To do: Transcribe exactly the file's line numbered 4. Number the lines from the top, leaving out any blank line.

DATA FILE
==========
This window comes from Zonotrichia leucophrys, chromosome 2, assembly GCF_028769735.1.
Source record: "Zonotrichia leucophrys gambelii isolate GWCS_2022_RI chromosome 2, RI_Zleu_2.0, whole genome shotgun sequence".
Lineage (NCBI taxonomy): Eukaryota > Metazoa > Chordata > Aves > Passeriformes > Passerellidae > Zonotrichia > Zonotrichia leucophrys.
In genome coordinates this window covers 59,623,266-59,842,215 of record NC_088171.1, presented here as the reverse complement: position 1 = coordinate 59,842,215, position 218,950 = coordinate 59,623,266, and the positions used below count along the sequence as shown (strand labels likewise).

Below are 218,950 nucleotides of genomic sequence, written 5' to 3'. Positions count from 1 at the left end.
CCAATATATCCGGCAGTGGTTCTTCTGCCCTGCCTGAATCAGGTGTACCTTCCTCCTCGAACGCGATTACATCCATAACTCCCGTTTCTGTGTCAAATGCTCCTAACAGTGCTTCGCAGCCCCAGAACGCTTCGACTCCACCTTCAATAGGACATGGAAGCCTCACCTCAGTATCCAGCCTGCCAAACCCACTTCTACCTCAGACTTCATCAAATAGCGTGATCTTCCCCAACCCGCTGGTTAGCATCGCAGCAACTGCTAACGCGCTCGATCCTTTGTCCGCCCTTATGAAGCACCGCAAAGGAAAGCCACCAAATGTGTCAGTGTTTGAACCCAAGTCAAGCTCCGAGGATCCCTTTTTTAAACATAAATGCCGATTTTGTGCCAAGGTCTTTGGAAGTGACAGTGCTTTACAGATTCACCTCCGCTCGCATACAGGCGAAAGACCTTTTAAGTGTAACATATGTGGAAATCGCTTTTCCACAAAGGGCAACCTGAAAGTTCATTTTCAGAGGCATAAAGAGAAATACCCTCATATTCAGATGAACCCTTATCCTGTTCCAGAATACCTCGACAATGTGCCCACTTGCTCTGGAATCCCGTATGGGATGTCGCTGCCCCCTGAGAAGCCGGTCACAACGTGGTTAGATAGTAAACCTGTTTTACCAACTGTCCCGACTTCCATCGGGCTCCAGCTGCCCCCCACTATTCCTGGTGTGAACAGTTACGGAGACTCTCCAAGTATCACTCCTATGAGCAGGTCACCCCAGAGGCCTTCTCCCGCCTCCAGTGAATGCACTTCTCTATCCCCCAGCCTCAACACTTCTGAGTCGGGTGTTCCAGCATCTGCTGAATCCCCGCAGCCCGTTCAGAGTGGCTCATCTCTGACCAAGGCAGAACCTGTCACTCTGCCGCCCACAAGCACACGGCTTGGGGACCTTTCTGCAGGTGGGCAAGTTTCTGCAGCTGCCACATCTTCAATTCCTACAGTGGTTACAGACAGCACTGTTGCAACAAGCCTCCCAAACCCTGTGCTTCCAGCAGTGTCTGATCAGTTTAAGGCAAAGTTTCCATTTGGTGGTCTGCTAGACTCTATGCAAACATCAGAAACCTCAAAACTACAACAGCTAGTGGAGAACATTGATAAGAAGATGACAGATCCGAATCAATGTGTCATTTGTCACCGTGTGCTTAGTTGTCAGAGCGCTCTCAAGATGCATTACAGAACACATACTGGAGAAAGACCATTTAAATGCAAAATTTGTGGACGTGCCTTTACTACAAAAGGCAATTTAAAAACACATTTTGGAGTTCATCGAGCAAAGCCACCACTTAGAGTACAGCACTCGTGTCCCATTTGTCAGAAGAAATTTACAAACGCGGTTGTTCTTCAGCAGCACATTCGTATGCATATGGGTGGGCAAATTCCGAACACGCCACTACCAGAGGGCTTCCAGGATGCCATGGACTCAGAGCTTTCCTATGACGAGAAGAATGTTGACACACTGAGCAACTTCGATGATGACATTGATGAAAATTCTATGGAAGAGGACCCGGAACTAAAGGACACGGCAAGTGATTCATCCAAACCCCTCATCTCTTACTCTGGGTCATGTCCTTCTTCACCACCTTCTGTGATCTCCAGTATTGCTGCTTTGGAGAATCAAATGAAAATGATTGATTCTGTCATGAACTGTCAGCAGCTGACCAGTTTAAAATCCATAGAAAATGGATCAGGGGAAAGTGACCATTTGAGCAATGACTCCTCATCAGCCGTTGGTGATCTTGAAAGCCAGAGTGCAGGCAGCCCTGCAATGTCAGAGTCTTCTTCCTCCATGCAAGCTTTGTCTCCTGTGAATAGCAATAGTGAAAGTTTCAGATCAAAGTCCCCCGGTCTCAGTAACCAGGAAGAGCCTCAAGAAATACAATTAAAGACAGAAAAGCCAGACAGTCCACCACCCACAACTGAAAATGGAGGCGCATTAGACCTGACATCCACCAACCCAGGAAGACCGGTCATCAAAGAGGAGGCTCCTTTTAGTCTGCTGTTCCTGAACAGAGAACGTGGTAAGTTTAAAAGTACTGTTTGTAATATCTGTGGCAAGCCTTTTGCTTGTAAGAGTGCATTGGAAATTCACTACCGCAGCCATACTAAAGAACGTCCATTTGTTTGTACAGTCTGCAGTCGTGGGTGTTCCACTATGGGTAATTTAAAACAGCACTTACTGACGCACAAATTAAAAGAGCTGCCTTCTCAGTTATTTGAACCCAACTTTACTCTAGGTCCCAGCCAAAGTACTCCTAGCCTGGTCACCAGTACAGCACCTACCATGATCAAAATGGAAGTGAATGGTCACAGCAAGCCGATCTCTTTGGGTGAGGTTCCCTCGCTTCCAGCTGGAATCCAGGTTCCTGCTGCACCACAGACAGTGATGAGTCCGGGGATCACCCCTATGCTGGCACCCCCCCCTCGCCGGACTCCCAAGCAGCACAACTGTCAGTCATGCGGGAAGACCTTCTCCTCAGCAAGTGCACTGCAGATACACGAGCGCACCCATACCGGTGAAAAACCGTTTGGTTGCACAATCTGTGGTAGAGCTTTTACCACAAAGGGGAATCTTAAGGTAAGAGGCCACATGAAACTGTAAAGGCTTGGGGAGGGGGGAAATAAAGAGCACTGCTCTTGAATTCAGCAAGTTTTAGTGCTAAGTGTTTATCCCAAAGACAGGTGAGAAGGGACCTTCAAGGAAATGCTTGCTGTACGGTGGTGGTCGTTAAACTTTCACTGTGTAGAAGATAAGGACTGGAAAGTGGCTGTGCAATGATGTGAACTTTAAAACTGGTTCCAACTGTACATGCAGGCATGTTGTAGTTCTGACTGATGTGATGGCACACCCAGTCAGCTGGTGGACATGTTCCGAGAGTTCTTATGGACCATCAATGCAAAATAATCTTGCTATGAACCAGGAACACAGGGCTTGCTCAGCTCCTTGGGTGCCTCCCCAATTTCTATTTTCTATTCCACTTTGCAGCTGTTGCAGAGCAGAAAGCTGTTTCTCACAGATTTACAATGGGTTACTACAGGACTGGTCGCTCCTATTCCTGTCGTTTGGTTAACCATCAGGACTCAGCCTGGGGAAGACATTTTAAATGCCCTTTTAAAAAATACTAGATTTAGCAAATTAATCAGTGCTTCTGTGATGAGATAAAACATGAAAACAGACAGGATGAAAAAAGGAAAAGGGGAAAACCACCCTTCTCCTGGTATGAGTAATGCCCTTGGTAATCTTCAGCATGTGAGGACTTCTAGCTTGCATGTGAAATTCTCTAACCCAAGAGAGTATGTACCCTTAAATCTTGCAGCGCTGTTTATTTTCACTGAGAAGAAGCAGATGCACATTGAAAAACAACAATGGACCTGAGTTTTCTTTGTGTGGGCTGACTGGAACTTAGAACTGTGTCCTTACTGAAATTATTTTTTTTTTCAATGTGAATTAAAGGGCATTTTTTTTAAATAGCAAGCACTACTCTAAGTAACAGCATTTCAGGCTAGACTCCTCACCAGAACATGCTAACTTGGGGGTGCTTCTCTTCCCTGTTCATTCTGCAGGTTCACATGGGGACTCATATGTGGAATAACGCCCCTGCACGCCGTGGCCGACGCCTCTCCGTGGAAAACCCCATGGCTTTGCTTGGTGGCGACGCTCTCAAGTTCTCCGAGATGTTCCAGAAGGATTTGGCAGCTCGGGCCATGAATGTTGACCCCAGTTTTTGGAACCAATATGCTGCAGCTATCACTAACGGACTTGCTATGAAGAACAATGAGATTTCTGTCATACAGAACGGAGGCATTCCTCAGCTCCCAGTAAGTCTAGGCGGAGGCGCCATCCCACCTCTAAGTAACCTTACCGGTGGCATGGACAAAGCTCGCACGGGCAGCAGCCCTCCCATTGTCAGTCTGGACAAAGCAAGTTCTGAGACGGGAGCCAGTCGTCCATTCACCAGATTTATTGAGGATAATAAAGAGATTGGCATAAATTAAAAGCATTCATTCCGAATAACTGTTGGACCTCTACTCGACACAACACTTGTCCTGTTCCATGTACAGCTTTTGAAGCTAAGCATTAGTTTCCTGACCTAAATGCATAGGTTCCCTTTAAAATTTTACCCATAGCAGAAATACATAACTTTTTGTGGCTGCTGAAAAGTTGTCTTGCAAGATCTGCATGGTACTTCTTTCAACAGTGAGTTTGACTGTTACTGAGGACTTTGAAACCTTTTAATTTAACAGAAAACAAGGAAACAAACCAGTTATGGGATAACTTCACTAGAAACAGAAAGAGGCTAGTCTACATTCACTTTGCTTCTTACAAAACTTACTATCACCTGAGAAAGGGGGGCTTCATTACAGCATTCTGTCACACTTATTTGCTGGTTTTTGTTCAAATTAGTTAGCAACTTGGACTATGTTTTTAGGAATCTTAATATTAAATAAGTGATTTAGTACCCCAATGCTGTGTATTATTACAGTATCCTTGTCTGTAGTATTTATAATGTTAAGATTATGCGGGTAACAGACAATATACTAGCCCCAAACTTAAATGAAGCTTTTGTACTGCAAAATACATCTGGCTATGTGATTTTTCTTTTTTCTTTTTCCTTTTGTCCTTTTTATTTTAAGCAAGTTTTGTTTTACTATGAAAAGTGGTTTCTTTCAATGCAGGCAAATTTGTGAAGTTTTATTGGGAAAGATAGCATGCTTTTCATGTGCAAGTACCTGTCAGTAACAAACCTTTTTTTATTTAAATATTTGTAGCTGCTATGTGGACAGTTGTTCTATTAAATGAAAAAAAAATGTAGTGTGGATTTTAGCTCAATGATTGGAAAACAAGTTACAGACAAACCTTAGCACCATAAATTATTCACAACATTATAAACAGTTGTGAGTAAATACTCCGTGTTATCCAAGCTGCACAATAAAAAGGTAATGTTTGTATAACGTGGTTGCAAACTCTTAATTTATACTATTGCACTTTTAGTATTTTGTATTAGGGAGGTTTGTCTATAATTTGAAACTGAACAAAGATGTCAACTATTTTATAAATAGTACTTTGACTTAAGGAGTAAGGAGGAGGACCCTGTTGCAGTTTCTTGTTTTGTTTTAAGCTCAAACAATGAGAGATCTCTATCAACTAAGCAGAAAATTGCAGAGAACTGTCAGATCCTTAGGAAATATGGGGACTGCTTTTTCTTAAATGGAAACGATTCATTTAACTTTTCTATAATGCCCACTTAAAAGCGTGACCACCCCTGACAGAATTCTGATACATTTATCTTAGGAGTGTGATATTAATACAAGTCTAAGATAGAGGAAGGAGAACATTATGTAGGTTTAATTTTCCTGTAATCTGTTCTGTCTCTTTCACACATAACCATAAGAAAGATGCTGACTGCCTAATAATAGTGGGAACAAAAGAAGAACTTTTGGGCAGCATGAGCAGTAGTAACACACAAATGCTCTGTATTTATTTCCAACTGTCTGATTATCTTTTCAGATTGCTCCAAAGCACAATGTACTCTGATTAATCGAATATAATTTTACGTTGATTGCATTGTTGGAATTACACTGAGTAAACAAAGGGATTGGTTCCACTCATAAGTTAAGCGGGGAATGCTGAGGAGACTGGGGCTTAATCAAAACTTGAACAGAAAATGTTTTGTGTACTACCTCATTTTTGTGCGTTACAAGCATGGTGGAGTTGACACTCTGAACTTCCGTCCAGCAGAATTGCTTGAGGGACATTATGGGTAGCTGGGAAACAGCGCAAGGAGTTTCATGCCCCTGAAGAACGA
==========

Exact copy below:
In genome coordinates this window covers 59,623,266-59,842,215 of record NC_088171.1, presented here as the reverse complement: position 1 = coordinate 59,842,215, position 218,950 = coordinate 59,623,266, and the positions used below count along the sequence as shown (strand labels likewise).